The marketplace of ideas won’t always work this way, and not everyone is destined to see the light. But restricting speech is a privileged response that neither makes society more equal nor has any tangible benefit other than providing a false sense of justice, which, in the long term, only fuels underlying problems. We cannot afford to be blind to this reality.

None of this should be construed as a plea to accept the status quo or to disengage. Rather, it’s a call for college students who support restricting speech to recognize their own privilege. Education is a gift, and college students should use the privilege it confers to advocate for change. But this means realizing free speech is not the enemy of progress, and that restricting it will not make society more equal. To do otherwise — to restrict and punish speech — is to be so willfully blind to privilege as to become the oppressors.

This article first appeared at the Foundation for Individual Rights in Education.

Chris Marchese

Chris Marchese is a communications assistant at the Foundation for Individual Rights in Education.

Does the Islamic State have the Right to Recruit on U.S. College Campuses?

A Tennessee lawmaker proposed the Islamic State be granted the right to recruit on campus during a debate on a new law to defend free speech on campus.

Representative Martin Daniel (R-Knoxville) was speaking in favor of the “Tennessee Student Free Speech Protection Act” (which he sponsored) when he was asked by Rep John DeBerry, Jr. (D-Memphis) whether he supported the right of ISIS to recruit on campus.

“Yes,” Daniel replied. “So long as it doesn’t disrupt the proceedings on that campus. Yes sir. They can recruit people for any other organization or any other cause. I think it’s just part of being exposed to differing viewpoints.”

Representative Martin Daniel (R-Knoxville)

Representative Martin Daniel (R-Knoxville)

DeBerry challenged Daniel, arguing that students are not ready to handle such dangerous ideas.

“There are young people who are not ready yet,” he said “they’re half-baked, half-cooked — who are recruited to work against their own parents, their own nation, and I would be concerned as a parent and as a citizen.”

The bill was brought forward to challenge a wave of restrictions on free speech which have come into being on campuses across America and which are the subject of much controversy in the media.

Free-speech advocates hold that free speech is only meaningful if it applies to one’s political enemies as well as one’s friends.

This is not to downplay the problem of Islamist extremism. It is vitally important to challenge the Islamist ideology wherever possible and act to prevent radicalization. Yet free speech is one of the cornerstones of a flourishing democracy. To give it up in order to combat Islamism – an ideology that wishes to dismantle our way of life – would be to forget what we are fighting for.

Daniel’s stance that even ISIS should be allowed to speak may be in breach of existing laws, which prohibit incitement to violence, although such laws are very tightly defined. Since ISIS is a group which carries out violent attacks against Americans around the world, it can be considered to be a security risk to allow it to openly recruit on college campuses.

Nevertheless, the ideology of Islamism is shared by ISIS and non-violent groups such as Hizb-ut Tahrir or the Muslim Brotherhood. They too wish to establish a global Islamic caliphate and implement sharia law as state law, they just don’t support the use of violent means to do so.

Those people must be allowed to speak.

Clarion Project has opposed blasphemy codes that prevent criticism of religion and we have supported the campaign to free the blogger Raif Badawi who is a prisoner of conscience in Saudi Arabia. But we have also interviewed UK-based Islamist Anjem Choudary, in order to show our readers the truth about Islamism. For the same reason we provide our readers with an opportunity to read the Islamic State’s propaganda magazine Dabiq on our website.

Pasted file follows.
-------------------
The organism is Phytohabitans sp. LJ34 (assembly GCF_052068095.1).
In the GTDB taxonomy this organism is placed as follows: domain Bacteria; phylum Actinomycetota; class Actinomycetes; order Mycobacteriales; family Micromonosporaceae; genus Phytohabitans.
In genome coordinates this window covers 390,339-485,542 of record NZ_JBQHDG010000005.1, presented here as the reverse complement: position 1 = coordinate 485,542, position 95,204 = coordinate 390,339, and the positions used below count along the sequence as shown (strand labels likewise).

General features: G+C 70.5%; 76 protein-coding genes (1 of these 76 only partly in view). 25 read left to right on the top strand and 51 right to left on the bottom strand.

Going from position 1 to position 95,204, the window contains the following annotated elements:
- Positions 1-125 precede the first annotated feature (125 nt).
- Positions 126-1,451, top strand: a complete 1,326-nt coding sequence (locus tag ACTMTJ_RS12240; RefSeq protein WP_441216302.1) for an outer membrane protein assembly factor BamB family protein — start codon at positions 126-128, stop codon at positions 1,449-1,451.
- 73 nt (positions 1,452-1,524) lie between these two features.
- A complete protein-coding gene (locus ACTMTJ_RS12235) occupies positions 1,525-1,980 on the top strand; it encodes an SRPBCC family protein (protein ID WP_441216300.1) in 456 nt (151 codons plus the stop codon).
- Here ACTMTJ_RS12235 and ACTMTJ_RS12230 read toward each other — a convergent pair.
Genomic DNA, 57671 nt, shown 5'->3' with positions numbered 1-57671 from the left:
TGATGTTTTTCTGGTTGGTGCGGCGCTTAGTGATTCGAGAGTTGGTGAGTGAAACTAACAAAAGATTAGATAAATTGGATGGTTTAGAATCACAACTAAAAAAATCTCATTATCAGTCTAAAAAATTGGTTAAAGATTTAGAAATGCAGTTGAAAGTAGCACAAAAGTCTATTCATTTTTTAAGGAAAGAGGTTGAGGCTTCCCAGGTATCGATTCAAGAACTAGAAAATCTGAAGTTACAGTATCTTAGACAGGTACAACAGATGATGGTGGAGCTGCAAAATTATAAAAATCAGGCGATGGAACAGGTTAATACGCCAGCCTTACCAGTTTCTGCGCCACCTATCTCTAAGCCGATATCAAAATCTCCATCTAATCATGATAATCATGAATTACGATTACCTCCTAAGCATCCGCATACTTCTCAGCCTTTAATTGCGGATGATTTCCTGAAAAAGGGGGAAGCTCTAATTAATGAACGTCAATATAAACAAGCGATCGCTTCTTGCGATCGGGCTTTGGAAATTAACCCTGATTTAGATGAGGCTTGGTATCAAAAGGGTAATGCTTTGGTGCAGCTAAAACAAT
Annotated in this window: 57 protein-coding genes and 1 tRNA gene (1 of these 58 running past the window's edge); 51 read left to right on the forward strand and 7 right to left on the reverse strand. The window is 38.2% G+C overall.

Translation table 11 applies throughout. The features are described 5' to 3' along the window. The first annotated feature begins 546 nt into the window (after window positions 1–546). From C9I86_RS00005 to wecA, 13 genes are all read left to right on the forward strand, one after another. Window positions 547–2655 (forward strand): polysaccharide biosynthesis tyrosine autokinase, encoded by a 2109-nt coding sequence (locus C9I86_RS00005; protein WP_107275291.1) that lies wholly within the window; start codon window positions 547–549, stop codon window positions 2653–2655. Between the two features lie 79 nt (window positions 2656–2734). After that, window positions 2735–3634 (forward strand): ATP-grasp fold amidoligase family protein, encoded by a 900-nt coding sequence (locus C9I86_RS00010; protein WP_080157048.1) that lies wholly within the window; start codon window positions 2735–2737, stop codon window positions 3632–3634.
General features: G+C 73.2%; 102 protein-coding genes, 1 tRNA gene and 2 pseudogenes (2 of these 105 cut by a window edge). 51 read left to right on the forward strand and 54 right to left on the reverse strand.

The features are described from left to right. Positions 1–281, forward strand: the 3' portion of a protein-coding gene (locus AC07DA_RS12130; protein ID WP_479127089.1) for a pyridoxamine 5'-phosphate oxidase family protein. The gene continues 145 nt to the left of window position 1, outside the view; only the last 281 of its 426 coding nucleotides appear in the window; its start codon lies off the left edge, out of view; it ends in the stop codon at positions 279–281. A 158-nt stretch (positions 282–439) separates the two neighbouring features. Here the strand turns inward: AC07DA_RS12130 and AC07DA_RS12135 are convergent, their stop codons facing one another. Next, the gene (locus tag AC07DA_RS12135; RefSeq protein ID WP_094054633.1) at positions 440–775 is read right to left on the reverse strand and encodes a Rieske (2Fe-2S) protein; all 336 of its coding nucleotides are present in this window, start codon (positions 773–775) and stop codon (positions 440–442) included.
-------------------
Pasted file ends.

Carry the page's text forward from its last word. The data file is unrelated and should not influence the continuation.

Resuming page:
In denying free speech to Islamists, we would not only betray our own values, but also undermine our struggle.  Preventing Islamists from speaking would allow them to claim the mantle of victimhood, while preventing those who are attracted to the ideology from accessing all the counter-arguments against it. We also open ourselves up to accusations of hypocrisy, which would be deserved.

It is only in allowing them to air their views and robustly countering them, in speech, in print, in media and in debates, that the Islamist ideology will be shown up for the regressive and totalitarian worldview that it is and confined to the dustbin of history where it belongs.

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Why Florida needs to legalize concealed carry on campus: A rape survivor’s compelling argument

The Florida legislature is considering bills in both houses to allow students with a concealed carry permit to bring their gun on campus. Educators have a responsibility to keep their students safe while on campus. Students currently give up their unalienable rights to defend themselves while on a school campus. Making college and K-12 school campuses gun free zones puts safety on the back burner and self defense impossible.

In November 2014 three Florida State University students were shot on campus by a lone gunman. One of the wounded students was a military veteran and holder of a Florida concealed carry permit. He was unarmed because current Florida law prevented him from carrying while on campus.

The following are excerpts from an op-ed by Amanda Collins titled “Counterpoint: A rape survivor argues why we need guns on campus.” Amanda writes:

Across the country, legislators are debating the right of law-abiding concealed carry permit holders to legally carry firearms onto university campuses.

Just the other day, I was asked “Why do you need a firearm on campus? What’s so threatening about becoming educated?” Here’s my answer: Eight years ago, during my junior year at the University of Nevada-Reno, I was raped in the parking garage only feet away from the campus police office.

As this stranger raped me while holding a pistol to my temple, I could see the police cruisers parked for the night, and I knew no one was coming to help me. Eventually the man who raped me, James Biela, was caught. He was tried and convicted for not only raping me at gun point in a gun-free zone, but also raping two other women and murdering Brianna Denison. So, I ask, “How does rendering me defenseless protect you against a violent crime?”